We celebrate with Husby's family on Thursday and with my family on Saturday. It works so well that way. For celebration #1, I was asked to prepare a green veggie. Last year, I decided on Brussels sprouts, and oh, the lamenting...FROM OUR PARENTS. I suppose there's a reason that I'd never had a Brussels sprout. 40+ years ago, in school cafeterias, the only preparation was boiling them. Guh-ross. My mom certainly didn't have those in our rotation growing up. I'm glad I didn't have to eat those. I'm happy to report that our parents and all other adults in attendance with an aversion to Brussels sprouts were happily surprised to figure out that THEY'RE NOT SO BAD. In fact, THEY'RE KIND OF GOOD. I use Alton Brown's recipe for Brussels Sprouts with Pecans and Cranberries.

Speaking of pecans. I enjoy pecans in savory dishes, but I don't like them in any sort of dessert. Which makes perfect sense that I'm making the pecan pie. My aversion to pecan pie runs deep. I remember eating it when I was about 4 years old, after a trip to Red Lobster, and then suffering food poisoning--probably from the scallops. I don't like pecan pie. Or scallops.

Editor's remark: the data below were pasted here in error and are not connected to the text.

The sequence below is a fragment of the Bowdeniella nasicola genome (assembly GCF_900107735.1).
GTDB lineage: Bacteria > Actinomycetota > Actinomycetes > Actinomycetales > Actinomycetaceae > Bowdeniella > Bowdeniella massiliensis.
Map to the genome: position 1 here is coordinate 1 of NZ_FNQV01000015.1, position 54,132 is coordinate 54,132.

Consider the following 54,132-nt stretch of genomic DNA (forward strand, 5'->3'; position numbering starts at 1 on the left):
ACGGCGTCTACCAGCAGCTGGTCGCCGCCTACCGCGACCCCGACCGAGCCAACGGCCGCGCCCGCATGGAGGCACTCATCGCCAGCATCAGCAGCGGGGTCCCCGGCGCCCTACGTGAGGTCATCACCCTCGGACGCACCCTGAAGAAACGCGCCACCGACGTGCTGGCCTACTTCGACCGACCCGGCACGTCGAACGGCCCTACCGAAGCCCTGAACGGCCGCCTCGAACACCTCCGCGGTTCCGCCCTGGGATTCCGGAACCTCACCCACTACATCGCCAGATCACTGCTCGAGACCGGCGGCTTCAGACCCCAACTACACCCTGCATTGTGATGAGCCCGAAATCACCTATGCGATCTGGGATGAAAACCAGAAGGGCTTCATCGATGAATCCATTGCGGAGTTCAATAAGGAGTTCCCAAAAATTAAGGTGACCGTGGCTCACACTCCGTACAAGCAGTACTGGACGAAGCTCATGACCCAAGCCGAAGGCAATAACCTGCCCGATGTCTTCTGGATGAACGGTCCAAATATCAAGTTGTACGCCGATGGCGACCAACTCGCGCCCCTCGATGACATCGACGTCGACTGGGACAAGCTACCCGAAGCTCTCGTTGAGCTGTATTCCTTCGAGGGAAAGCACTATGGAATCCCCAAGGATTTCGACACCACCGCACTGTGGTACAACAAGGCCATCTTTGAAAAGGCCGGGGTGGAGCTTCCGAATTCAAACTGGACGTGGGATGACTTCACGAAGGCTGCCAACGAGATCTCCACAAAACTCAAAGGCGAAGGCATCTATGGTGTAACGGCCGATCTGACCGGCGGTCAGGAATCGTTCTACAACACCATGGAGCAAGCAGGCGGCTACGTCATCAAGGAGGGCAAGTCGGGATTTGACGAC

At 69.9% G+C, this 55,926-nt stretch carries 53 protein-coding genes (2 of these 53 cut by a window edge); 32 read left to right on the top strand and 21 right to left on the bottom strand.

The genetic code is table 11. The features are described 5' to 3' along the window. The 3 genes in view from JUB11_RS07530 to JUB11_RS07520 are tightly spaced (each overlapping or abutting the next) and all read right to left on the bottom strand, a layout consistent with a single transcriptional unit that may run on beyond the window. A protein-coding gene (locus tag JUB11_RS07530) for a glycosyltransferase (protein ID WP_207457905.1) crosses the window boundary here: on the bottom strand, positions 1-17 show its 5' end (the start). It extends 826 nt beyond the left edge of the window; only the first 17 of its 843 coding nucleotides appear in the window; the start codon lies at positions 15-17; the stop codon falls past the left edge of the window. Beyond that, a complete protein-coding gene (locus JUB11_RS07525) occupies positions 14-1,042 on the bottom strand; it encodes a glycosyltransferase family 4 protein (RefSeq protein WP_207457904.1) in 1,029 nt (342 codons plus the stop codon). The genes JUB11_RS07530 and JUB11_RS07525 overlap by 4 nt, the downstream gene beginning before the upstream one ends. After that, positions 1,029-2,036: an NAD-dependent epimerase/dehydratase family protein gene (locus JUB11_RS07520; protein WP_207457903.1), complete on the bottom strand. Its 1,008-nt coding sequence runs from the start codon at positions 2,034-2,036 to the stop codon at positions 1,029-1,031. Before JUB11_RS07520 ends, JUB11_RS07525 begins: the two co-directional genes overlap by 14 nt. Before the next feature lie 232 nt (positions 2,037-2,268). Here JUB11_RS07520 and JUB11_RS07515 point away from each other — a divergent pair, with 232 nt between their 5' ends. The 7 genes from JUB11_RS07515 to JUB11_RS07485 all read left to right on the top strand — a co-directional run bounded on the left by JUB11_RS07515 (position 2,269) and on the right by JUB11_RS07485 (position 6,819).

(Other aversions because of illness include: Cherry Sours and oranges.)

(Side note: I love anything orange flavored and [no pulp] orange juice. Just not a big fan of oranges.)

(After 12 years of not eating oranges, I tried one in high school. They're okay.)

(I don't think I'll ever eat Cherry Sours ever again.)

Anyway...I can make pies. At my mom's restaurant, Thanksgiving is a big deal. This year, the count for pies is 60. It's been like that since I can remember. So, growing up in a crazy pie-making place, I learned to make just about any pie. And just a few years ago, I learned to make pie crust. However, I decided to do something a little different than the typical pecan pie. I've decided to merge three different recipes: Salted Caramel Pecan Pie, Press-In Shortbread Crust and Brown Sugar Shortbread Crust. Because it's always good to prepare something brand new for a gathering. And it's even better to attempt to merge three recipes. Right?

On the docket for tomorrow: Christmas tree goes up, grocery shopping, pie made, and Brussels sprouts prepped. Plus a movie with Husby. For our anniversary, I gave him an IOU for the first showing of The Muppets. Tomorrow will be a good day. For that, I am thankful.